@urusan @arefgee @schlink

I guess I am arguing for a tag based system like you say, although I might describe it as a system that has atoms that are shared between multiple coexisting hierarchies (such that editing the atom from any one hierarchy updates the atom everywhere else). These hierarchies have no information themselves beyond a recipe for organizing the atoms into said hierarchies.


@urusan and @schlink , I don't know what you two are smoking, but it seems fucking strong! x'D

Both of you lost yourselves in your own fantasies of future file-systems. This article is not about file-systems. It's about how students and inexperienced professionals cannot comprehend computer basics, because they were not shown. In addition to being given dumbed down systems to use.
That's not going to go away with new architectures built on sci-fi fantasy.

@Alonealastalovedalongthe @urusan @schlink
As long as data is stored in files, that file will physically exist somewhere. If one cannot understand that they cannot build "any" kind of "better" system to access it.
Also, people don't tag their shit. No point fantasizing they will.

And stop spamming the feeds by posting 15 comments at a time, all set to public! Unlist your shit! Or tag it ;D

@arefgee @urusan @schlink

I am sorry, I disagree with you on multiple points and feel like you are being needlessly condescending but I am genuinely sorry I took up a bunch of your feed and didn't CW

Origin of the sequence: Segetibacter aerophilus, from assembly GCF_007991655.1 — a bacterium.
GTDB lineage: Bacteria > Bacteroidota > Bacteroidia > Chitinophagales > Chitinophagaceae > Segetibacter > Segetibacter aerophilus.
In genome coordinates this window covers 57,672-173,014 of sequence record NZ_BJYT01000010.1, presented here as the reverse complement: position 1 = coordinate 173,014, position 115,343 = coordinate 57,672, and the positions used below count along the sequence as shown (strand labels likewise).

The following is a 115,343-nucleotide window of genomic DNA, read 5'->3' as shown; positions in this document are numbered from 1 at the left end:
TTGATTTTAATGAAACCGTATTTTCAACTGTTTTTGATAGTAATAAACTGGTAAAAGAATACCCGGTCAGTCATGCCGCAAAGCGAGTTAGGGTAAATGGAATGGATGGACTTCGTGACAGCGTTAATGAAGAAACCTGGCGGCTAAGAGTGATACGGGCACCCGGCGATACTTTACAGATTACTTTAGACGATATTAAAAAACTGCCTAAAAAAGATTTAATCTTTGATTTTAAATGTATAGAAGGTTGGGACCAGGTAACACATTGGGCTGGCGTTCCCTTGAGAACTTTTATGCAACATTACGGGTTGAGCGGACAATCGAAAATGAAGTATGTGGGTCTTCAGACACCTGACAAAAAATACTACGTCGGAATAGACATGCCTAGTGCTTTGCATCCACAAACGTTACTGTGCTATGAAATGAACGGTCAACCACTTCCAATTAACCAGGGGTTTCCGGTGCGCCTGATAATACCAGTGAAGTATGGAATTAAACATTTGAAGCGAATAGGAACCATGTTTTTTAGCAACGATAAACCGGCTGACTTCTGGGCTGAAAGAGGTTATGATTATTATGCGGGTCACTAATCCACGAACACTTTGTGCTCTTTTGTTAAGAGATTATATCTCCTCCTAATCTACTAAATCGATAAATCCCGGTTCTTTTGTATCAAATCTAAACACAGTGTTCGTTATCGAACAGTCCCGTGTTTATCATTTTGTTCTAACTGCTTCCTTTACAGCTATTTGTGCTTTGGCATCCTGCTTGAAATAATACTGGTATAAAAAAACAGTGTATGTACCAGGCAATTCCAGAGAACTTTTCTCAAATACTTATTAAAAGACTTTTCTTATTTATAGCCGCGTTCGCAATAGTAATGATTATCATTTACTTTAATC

@schlink I was surprised that article didn't have any quotes from librarians talking abouthow big a mental lift it was for students back then to try to learn how to form good search strategies.

@schlink "What is the problem you solved in order to have the problem you have now?" is, as ever, an incredibly useful question.

@schlink Oh my gosh, I can't tell you how often I have to deal with family members somehow saving things to temporary folders (eg if they opened it from firefox), and then being surprised, dismayed, or just plain not understanding, when they rebooted their computers to find their work gone.

@schlink put them on Linux terminal emulators. They'll learn. ;-)

@schlink I'm not worried about this. A few months of living in the real world with taxes, residency permits, passports, rental applications and they'll be familiar AF with filing cabinets and organising stuff. Not enjoying it, but hey.

I know it's presenting as a new problem, but anyone who did desktop support has come across the mindset of folks who don't know about directory structure. It's why the corporate I interned at had a mandatory onboarding course that explained the corporate network and how the company drives were laid out. We had a similar thing at university when first years started.

@onepict @schlink

also the oldest of Gen Z are going to be in their 20s, with the greater part of them still being in junior or high school - and they don't as often do short term jobs in offices where they would often still encounter physical files (I don't know if kids still have drawers with their names on them or lockers in high school, as surely it would be simple to teach that directories are much the same thing?)

I think it's more of a symptom of organisations being unprepared or unwilling to train and on-board people. Don't just assume schools will teach these kids. I'd have thought with STEM universities would assume that the kids know next to nothing about lab protocol so you teach them 1st semester. It should be no different for how they interact with electronic systems